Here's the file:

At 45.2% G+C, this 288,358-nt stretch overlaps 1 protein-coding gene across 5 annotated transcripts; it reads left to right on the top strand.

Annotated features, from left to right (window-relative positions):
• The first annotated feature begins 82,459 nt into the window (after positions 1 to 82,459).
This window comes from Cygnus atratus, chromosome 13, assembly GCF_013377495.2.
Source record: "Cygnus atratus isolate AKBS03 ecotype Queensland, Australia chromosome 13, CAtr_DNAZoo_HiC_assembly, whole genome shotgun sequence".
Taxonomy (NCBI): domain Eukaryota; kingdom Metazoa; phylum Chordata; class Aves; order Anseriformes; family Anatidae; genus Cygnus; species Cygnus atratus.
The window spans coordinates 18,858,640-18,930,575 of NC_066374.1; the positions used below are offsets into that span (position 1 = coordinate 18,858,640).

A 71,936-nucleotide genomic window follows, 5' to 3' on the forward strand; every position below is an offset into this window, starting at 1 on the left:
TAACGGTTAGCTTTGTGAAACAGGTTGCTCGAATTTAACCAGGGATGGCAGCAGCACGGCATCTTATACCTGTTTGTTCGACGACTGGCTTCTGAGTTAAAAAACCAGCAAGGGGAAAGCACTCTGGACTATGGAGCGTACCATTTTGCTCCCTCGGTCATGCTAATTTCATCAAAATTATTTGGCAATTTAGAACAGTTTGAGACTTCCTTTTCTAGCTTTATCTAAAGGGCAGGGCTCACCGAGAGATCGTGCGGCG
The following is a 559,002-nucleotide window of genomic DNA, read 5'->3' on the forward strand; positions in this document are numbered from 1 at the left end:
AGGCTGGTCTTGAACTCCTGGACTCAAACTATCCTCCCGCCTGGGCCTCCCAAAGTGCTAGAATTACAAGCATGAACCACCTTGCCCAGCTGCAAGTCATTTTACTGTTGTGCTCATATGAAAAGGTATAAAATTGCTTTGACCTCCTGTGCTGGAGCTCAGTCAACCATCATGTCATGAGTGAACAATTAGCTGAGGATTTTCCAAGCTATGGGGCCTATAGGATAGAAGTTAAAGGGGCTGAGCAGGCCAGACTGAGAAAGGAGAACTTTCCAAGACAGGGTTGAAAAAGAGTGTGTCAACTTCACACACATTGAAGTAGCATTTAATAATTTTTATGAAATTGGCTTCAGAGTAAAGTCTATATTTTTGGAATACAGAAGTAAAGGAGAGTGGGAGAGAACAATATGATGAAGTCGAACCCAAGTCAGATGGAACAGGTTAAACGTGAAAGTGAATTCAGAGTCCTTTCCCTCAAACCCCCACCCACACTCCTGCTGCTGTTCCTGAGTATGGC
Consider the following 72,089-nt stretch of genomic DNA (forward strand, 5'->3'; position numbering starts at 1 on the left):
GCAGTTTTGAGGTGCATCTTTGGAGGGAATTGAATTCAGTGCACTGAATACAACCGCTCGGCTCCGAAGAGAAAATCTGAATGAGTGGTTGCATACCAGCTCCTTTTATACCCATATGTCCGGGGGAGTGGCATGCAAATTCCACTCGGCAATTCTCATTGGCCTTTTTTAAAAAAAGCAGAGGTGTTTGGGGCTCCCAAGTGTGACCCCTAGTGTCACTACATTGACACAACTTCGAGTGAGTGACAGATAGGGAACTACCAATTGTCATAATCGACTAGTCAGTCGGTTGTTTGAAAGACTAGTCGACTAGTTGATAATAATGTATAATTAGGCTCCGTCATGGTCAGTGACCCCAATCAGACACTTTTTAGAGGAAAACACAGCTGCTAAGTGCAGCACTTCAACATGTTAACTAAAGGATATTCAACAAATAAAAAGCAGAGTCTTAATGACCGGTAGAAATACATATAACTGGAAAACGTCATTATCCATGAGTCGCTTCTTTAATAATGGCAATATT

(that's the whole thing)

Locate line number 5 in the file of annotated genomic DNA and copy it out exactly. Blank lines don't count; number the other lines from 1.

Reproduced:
Source record: "Cygnus atratus isolate AKBS03 ecotype Queensland, Australia chromosome 13, CAtr_DNAZoo_HiC_assembly, whole genome shotgun sequence".